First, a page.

it seems to me that the devil's choice between being fat and being toothless (the diabolically logical end result of these two paths) is utterly a choice that comes to us from the world we live in. both choices will kill us, in the end, with the death of a thousand cuts. each time we take the diet coke, we salve our conscience about our decision to eat the coffee table-sized pizza; each time we take the coke, we salve our pride and say that we made our own choices and we're individuals not sheep like the rest of them...
neither one is true. the fad for diet drinks is just as much a fad as the fad of post-marlboro man individualism. both fads take our eyes of the real issue, they play to our weaknesses, the very weakness they purport to cure, though it is never said: they are the cure for sin.
isn't the greatest modern sin shame? shame of who we are, of what we do, of how we look, of how others perceive us? we're too fat, too skinny, too poor, too financially insecure, too selfish, too much of a walkover, too indecisive, too intolerant! we're too much ourselves - we need to be more like... them. more like someone else. less like us.
interesting... so where do we go from here? if all this is true, where do we go from here? how do we know who to be like? who should be our role model? mother teresa? she's good for tolerance, but not so great for financial success. donald trump? great for financial success, but not so great in the looks department. kate moss? gorgeous, but isn't she an anorexic druggie? tom cruise! he decries even drugs from a certified medical practitioner, doesn't he? yes, but let's face it... he's a bit of a pratt.
i don't think the greatest modern sin is shame. i think it's actually pride - which is less a modern sin and more the classic sin. lucifer is traditionally held to have been cast out of heaven for pride. pride cometh before a fall. and it's pride that says, "my little dreams aren't so big" - "it's not too much to ask" - "i deserve this..."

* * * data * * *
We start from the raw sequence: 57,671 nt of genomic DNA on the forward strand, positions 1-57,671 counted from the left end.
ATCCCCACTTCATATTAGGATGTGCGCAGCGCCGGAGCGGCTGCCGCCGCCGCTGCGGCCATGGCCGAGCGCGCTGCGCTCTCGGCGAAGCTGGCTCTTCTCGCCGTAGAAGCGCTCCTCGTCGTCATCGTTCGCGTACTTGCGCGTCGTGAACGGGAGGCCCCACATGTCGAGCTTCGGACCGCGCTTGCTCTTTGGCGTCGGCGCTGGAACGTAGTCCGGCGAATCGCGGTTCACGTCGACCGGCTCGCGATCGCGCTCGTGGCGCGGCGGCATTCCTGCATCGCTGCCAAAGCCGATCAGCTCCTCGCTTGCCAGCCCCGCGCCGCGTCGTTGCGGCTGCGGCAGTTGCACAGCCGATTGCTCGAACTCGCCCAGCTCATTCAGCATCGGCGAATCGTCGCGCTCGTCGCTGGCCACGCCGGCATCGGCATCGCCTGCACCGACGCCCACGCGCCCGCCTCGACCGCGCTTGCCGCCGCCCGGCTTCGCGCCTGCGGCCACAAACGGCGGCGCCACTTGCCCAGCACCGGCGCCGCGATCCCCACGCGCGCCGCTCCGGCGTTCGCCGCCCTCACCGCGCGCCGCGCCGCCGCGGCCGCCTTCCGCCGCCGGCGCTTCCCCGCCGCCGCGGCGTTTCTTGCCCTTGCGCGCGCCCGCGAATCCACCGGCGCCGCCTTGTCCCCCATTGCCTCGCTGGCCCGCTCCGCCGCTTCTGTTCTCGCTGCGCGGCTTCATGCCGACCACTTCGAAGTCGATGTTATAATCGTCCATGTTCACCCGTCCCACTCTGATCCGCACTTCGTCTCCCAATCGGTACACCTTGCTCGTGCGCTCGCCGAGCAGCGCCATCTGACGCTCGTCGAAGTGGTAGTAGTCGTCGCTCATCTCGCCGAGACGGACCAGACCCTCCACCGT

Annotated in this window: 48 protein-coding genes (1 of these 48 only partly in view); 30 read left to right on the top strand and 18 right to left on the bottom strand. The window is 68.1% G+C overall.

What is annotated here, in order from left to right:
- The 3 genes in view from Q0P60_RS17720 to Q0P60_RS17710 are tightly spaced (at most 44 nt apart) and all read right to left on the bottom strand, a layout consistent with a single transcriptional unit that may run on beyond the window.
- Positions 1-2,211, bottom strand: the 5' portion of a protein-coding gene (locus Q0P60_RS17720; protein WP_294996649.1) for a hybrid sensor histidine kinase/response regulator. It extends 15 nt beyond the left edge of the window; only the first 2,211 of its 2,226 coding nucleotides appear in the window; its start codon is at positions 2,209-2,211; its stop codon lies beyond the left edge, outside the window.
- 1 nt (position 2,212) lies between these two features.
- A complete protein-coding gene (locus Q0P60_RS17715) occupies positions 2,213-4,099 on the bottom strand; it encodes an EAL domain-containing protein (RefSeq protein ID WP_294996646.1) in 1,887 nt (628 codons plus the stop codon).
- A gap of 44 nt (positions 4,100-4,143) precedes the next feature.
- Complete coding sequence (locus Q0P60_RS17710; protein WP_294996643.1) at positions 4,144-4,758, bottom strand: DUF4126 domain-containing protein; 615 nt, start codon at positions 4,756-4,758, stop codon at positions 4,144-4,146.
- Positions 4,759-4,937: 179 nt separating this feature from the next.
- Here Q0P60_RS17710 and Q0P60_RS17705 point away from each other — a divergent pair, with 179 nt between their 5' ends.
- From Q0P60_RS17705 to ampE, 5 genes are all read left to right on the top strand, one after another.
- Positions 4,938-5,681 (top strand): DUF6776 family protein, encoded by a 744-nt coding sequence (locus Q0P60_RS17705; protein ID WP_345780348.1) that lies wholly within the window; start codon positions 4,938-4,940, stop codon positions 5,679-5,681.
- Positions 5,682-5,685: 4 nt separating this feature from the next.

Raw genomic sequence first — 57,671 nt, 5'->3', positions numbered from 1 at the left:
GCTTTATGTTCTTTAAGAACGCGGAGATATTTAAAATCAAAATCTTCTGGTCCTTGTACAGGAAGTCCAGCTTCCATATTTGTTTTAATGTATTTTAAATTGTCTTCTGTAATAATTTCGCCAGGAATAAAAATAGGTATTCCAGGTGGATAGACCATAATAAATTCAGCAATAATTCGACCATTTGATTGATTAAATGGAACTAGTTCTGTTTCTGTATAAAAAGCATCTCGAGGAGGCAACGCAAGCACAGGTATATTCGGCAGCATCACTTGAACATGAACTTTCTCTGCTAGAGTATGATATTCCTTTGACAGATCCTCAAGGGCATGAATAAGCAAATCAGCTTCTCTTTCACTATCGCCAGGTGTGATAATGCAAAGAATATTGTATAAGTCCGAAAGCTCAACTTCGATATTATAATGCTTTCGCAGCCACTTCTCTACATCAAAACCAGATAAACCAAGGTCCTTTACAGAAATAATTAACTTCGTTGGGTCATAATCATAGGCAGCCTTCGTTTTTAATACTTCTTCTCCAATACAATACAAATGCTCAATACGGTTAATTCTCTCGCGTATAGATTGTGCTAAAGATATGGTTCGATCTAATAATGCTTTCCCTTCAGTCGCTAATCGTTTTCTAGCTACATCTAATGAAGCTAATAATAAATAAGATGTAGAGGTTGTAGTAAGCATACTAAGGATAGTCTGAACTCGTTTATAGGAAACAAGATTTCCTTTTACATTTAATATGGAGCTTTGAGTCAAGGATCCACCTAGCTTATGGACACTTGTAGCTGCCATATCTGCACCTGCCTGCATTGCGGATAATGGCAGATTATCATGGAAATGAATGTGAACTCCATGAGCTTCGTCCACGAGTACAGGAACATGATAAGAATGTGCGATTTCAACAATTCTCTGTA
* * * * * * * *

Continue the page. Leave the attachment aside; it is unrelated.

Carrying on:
pride masking itself as humility. pride masking itself as generosity. Jesus condemned such pride. the pharisee declaring his own good deeds before no one but God was condemned when compared to the tax collector who was too ashamed to even approach the altar of the temple. those people who rang bells in the streets to say when they were giving to the poor, but who were more concerned about being seen giving to the poor than actually saving them from their poverty.
i know what i'm like. i have those little dreams that i don't think are so big. my generosity is meagre in nature and desires recognition in action. i think that more often than we care to admit, we're all like that.
the other thing i know is that despite this ugly truth, God loves us. despite this inability to rise above our nature, despite whatever earnest desire we may sometimes entertain about our ability to rise above that nature, God forgives us. and despite the wealth of evidence supporting God's love and forgiveness, we continue to ignore him.
we won't believe because we don't want to, but we can believe because God wants us to. you don't know he's not calling out to you.
so how do i know he's called me?
i know because i answered. i turned around from my faults and failures and admitted to God that i couldn't run my life the way it needs to be run. that i keep turning back to God after i go awry is more evidence of God's forgiveness and love. that i keep needing to is more evidence of my sinfulness. i thank God that his forgiveness is greater than my sinfulness.
he's greater than your sinfulness. don't believe me?
"oh taste and see that the LORD is good!
blessed is the man who takes refuge in him!
oh, fear the LORD, you his saints,
for those who fear him have no lack!
the young lions suffer want and hunger,
but those who seek the LORD lack no good thing."
--- psalm 34:8-10 [esv]